Below is a parts picture of the slippery bit of the diff.

Essentially, there's a multi plate clutch for each rear wheel.
Assuming the wheels are on the ground & have traction, drive arrives via the tailshaft, through the diff & into the limited slip clutch part.

The drive ring (part #4) moves out to clamp the clutch plates (part #s 2 & 3) to transmit drive to the axle/wheel. The outward movement of the drive ring (#4) is accomplished via the ramps (you can see these as cutouts on the inner sides of each of the drive rings (#4).
If a wheel loses traction the drive ring loosens its clamping of the clutch pack & drive is reduced/removed from that wheel.

There's a whole bunch of wearing bits in there, but the most important (in this instance) is the clutch plates. As the clutch plates wear & get thinner the drive ring has to move further out to clamp the clutch plates. Because that outward movement is accomplished via the drive ring ramps it uses more rotational movement to do this. But, within reason, it will eventually clamp the clutch plates & transmit drive.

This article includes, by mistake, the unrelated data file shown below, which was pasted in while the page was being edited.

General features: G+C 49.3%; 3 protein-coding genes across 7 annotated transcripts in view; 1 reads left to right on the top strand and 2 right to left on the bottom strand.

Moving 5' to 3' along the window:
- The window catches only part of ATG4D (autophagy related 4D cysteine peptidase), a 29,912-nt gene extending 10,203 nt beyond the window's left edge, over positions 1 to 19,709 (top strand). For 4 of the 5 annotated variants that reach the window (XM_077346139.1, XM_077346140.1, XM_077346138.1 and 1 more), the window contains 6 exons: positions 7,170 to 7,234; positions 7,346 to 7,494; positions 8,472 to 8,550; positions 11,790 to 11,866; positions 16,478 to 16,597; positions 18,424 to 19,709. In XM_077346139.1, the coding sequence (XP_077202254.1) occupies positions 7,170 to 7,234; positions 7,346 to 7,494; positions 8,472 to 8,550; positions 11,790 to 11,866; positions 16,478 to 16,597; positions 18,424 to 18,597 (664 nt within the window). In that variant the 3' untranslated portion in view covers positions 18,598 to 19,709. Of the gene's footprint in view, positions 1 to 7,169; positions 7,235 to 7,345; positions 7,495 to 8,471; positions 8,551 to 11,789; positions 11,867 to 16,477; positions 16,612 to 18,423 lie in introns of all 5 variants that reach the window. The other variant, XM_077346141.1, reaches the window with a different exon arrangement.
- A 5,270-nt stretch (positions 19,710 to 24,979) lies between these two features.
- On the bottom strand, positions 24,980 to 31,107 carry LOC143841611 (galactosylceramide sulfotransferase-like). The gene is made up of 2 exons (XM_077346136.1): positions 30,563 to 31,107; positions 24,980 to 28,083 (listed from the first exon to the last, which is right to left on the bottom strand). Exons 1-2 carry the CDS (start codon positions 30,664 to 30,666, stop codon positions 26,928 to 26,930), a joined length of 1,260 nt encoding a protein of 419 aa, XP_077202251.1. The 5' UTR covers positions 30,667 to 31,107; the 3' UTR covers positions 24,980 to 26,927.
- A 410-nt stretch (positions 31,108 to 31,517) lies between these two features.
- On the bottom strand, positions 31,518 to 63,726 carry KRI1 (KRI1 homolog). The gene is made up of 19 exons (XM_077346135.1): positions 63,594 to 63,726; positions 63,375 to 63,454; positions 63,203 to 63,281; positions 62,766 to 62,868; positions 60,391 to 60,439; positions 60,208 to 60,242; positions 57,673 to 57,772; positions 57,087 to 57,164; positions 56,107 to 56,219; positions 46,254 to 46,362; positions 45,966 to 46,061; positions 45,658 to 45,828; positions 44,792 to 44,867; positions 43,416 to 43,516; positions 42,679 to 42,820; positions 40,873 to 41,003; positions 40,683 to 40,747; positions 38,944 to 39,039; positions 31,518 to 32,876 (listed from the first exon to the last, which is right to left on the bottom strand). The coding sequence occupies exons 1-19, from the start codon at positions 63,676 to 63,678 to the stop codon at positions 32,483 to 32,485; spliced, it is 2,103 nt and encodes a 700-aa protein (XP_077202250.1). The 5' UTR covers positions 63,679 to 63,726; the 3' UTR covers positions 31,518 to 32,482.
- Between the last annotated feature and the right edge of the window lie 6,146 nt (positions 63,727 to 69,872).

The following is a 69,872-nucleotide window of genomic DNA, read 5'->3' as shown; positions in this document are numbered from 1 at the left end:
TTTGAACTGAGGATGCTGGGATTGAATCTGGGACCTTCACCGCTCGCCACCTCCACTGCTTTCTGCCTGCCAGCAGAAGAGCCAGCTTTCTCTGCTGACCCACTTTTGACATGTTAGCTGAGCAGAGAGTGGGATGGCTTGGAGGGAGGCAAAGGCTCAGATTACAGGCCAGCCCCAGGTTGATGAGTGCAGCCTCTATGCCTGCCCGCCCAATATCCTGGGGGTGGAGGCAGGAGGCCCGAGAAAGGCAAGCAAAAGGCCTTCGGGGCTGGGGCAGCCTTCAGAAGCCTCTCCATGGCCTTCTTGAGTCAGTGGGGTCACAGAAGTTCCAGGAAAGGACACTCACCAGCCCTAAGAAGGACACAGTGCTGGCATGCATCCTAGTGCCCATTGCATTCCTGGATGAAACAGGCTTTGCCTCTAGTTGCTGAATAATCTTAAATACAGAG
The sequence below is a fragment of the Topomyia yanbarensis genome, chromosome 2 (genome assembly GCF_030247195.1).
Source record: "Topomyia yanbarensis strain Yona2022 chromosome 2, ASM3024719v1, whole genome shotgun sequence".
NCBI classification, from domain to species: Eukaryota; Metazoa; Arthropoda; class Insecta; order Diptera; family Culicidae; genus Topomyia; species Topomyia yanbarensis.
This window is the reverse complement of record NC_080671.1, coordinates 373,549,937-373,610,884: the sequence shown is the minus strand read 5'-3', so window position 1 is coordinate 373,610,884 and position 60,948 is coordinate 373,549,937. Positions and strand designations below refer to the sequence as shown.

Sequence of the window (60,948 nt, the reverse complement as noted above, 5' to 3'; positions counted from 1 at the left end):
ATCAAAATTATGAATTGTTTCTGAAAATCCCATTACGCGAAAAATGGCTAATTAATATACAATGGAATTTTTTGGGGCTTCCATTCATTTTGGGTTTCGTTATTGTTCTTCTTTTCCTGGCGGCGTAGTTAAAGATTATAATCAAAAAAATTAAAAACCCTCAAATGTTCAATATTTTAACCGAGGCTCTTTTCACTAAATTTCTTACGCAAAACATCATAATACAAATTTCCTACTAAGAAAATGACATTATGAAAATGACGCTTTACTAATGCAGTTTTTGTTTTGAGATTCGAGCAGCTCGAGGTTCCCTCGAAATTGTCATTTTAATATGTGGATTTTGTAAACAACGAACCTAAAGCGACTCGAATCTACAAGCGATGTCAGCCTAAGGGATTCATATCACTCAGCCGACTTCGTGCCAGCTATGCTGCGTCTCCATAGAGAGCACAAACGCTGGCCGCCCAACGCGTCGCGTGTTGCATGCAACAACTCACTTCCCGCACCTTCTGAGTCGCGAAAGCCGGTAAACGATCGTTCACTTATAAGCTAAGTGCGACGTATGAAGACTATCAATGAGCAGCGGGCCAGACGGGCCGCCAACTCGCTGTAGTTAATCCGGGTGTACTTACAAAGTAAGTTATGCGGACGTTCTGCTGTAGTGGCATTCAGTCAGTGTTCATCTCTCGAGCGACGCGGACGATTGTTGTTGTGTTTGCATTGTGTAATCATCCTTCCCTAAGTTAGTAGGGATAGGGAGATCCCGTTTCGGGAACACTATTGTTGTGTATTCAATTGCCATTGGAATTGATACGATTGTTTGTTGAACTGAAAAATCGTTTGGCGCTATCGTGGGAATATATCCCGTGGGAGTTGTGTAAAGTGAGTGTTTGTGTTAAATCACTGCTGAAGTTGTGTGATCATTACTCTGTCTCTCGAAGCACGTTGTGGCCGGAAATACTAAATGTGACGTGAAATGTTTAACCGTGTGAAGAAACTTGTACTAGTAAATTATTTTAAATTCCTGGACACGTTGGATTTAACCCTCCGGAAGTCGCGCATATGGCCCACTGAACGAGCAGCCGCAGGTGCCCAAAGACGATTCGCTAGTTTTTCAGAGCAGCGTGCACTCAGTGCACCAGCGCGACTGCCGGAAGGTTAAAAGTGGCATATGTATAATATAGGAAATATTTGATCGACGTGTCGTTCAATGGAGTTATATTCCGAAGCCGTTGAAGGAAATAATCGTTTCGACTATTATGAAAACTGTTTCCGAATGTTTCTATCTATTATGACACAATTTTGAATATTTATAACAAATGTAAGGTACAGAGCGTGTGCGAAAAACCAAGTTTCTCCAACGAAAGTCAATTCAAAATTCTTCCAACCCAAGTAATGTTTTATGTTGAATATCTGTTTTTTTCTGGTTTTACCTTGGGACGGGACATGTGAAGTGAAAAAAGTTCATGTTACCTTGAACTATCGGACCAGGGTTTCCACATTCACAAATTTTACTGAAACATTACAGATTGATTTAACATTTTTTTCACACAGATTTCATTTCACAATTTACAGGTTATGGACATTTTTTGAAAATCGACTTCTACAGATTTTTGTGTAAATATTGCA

This shows up as scary amount of "freeplay" in the tailshaft rotation before the diff takes up the slack caused by the thinner clutch plates.

Hope that helps (& makes sense, I've been to a party & might have had a drink or 2) ;)

edit to add: It's not that weird a method of LSDing, Hewland used a similar system in its racing tranaxles for many years. It was similar enough that there were court battles between ZF & Hewland over who owned the design.
 

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Discussion Starter #16 (Edited)
As a self confessed 'Nitwit' ;) I have been struggling to understand how the inner end of the half shaft is centred by adjusting the friction plate assembly.

I assumed it was located by passing through the inner bearing until it finally dawned on me that there would be no way of it passing through the bearing as this would have to be a pressed fit on the half shaft to prevent play.

I think I have got it:

The splines pass through one of the planet/or spider gears. This is located by moving it in or our using the correct shims so that the mesh with the other planet/spider gears is correct. If the LSD plate wears the gears can wobble about causing the movement seen and possibly the clunk when taking up drive?